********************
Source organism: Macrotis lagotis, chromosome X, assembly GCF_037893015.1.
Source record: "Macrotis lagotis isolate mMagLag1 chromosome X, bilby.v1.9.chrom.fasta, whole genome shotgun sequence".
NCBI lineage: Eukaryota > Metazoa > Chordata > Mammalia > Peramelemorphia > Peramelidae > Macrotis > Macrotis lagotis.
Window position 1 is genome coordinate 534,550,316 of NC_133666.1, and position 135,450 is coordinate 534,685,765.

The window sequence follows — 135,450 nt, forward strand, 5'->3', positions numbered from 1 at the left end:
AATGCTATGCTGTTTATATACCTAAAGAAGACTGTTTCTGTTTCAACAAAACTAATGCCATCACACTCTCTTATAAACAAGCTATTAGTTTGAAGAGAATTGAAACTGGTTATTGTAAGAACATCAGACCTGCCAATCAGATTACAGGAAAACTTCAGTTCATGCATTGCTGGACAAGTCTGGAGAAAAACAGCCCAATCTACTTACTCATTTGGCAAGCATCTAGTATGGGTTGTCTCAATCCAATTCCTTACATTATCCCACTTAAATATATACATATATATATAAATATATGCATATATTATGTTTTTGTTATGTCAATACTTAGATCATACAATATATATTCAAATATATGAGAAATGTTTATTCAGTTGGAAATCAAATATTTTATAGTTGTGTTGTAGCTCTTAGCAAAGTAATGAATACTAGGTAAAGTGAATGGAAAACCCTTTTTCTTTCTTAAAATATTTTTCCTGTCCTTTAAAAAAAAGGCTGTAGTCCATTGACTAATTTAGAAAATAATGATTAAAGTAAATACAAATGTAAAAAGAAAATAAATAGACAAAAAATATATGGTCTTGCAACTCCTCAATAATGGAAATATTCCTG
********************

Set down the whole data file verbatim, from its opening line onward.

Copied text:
Source organism: Macrotis lagotis, chromosome X, assembly GCF_037893015.1.
Source record: "Macrotis lagotis isolate mMagLag1 chromosome X, bilby.v1.9.chrom.fasta, whole genome shotgun sequence".
NCBI lineage: Eukaryota > Metazoa > Chordata > Mammalia > Peramelemorphia > Peramelidae > Macrotis > Macrotis lagotis.
Window position 1 is genome coordinate 534,550,316 of NC_133666.1, and position 135,450 is coordinate 534,685,765.

The window sequence follows — 135,450 nt, forward strand, 5'->3', positions numbered from 1 at the left end:
AATGCTATGCTGTTTATATACCTAAAGAAGACTGTTTCTGTTTCAACAAAACTAATGCCATCACACTCTCTTATAAACAAGCTATTAGTTTGAAGAGAATTGAAACTGGTTATTGTAAGAACATCAGACCTGCCAATCAGATTACAGGAAAACTTCAGTTCATGCATTGCTGGACAAGTCTGGAGAAAAACAGCCCAATCTACTTACTCATTTGGCAAGCATCTAGTATGGGTTGTCTCAATCCAATTCCTTACATTATCCCACTTAAATATATACATATATATATAAATATATGCATATATTATGTTTTTGTTATGTCAATACTTAGATCATACAATATATATTCAAATATATGAGAAATGTTTATTCAGTTGGAAATCAAATATTTTATAGTTGTGTTGTAGCTCTTAGCAAAGTAATGAATACTAGGTAAAGTGAATGGAAAACCCTTTTTCTTTCTTAAAATATTTTTCCTGTCCTTTAAAAAAAAGGCTGTAGTCCATTGACTAATTTAGAAAATAATGATTAAAGTAAATACAAATGTAAAAAGAAAATAAATAGACAAAAAATATATGGTCTTGCAACTCCTCAATAATGGAAATATTCCTG